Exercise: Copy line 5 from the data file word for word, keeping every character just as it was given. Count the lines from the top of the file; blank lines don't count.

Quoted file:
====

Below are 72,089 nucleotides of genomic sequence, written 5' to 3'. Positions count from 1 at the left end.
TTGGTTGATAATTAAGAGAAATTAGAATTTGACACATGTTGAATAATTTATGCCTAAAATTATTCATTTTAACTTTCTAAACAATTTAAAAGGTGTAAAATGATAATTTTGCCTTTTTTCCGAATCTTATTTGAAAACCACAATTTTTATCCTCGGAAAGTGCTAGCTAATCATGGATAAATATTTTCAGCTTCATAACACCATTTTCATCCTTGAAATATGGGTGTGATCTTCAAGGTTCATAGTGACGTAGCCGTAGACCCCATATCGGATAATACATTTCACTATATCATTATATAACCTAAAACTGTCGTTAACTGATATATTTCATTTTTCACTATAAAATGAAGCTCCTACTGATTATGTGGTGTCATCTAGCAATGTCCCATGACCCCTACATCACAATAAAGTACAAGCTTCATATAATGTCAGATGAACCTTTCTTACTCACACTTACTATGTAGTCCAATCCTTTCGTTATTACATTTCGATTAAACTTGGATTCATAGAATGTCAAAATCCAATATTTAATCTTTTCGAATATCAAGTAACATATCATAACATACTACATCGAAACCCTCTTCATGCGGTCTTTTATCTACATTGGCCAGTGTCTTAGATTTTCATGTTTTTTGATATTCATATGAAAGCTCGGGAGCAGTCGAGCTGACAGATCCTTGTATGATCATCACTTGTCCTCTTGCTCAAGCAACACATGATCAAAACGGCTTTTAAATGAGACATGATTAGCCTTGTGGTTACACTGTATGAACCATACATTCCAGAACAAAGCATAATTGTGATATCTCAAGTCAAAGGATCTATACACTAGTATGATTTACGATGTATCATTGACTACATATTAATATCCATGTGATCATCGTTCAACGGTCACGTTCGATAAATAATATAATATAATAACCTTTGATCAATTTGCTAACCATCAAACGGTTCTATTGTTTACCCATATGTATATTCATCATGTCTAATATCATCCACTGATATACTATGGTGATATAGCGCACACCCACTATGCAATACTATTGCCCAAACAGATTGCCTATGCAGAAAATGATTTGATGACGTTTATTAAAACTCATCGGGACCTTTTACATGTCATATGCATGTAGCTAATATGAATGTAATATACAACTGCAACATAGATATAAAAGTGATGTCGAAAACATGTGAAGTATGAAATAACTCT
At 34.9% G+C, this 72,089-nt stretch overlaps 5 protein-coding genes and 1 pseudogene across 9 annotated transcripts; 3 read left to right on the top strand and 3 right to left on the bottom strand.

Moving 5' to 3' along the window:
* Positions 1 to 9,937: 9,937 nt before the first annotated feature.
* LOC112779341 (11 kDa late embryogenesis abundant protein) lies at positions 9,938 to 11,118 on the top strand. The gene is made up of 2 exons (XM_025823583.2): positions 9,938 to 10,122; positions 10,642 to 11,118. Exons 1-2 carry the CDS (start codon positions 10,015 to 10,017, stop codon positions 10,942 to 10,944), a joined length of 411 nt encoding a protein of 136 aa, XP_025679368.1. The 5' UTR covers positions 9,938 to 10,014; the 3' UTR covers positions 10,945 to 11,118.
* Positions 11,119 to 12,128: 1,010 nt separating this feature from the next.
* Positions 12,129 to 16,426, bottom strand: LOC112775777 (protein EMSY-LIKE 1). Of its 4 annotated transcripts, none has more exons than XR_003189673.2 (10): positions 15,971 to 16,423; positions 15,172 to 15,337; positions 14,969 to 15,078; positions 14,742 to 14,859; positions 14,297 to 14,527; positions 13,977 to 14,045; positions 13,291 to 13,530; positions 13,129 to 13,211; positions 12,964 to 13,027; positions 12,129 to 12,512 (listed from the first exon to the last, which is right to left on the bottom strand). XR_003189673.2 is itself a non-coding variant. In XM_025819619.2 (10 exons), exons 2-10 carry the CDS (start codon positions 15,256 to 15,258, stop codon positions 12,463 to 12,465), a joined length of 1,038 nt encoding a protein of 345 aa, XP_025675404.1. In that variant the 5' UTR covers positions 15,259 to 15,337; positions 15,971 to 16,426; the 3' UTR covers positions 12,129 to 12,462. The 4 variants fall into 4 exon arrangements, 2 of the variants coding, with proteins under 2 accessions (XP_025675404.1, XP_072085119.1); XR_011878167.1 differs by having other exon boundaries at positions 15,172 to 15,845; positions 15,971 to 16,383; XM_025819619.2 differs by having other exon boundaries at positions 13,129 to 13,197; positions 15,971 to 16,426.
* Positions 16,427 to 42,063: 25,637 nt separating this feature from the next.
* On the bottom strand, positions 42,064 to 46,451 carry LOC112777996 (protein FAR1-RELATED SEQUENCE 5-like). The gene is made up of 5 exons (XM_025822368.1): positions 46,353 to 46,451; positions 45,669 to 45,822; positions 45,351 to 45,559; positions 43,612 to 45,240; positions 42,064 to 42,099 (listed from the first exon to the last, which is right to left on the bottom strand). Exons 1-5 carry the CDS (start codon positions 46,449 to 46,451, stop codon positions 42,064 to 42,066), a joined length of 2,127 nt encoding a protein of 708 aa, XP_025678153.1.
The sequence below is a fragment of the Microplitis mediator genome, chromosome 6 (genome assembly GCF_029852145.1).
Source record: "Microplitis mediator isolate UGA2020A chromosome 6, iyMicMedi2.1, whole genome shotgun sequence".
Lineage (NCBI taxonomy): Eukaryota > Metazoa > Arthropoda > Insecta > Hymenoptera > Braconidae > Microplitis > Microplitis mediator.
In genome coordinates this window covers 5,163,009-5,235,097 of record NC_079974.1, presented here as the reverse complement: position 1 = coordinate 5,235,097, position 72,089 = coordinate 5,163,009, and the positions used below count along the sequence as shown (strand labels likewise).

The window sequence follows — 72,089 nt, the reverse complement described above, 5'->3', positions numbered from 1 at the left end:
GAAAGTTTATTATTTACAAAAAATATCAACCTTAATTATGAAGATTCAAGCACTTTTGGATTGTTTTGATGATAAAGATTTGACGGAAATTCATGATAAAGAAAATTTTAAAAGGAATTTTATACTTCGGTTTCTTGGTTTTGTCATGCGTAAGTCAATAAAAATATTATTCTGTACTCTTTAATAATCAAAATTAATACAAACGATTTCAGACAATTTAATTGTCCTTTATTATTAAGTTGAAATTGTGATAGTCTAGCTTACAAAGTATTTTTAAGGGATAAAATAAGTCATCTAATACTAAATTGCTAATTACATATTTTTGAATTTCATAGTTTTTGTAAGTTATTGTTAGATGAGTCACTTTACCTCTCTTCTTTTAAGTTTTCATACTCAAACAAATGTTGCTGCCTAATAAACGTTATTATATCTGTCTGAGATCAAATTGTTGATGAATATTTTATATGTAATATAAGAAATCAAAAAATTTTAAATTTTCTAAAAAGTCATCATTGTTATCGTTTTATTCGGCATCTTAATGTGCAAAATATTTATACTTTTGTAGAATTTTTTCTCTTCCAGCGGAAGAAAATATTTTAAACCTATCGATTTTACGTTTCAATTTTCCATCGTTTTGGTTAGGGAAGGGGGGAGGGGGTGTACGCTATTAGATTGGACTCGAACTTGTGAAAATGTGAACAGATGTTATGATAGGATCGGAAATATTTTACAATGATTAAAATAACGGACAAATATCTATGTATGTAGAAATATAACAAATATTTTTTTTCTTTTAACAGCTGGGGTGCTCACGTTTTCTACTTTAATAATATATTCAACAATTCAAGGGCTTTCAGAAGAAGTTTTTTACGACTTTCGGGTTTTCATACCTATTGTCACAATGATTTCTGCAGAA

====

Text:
* Positions 1 to 9,937: 9,937 nt before the first annotated feature.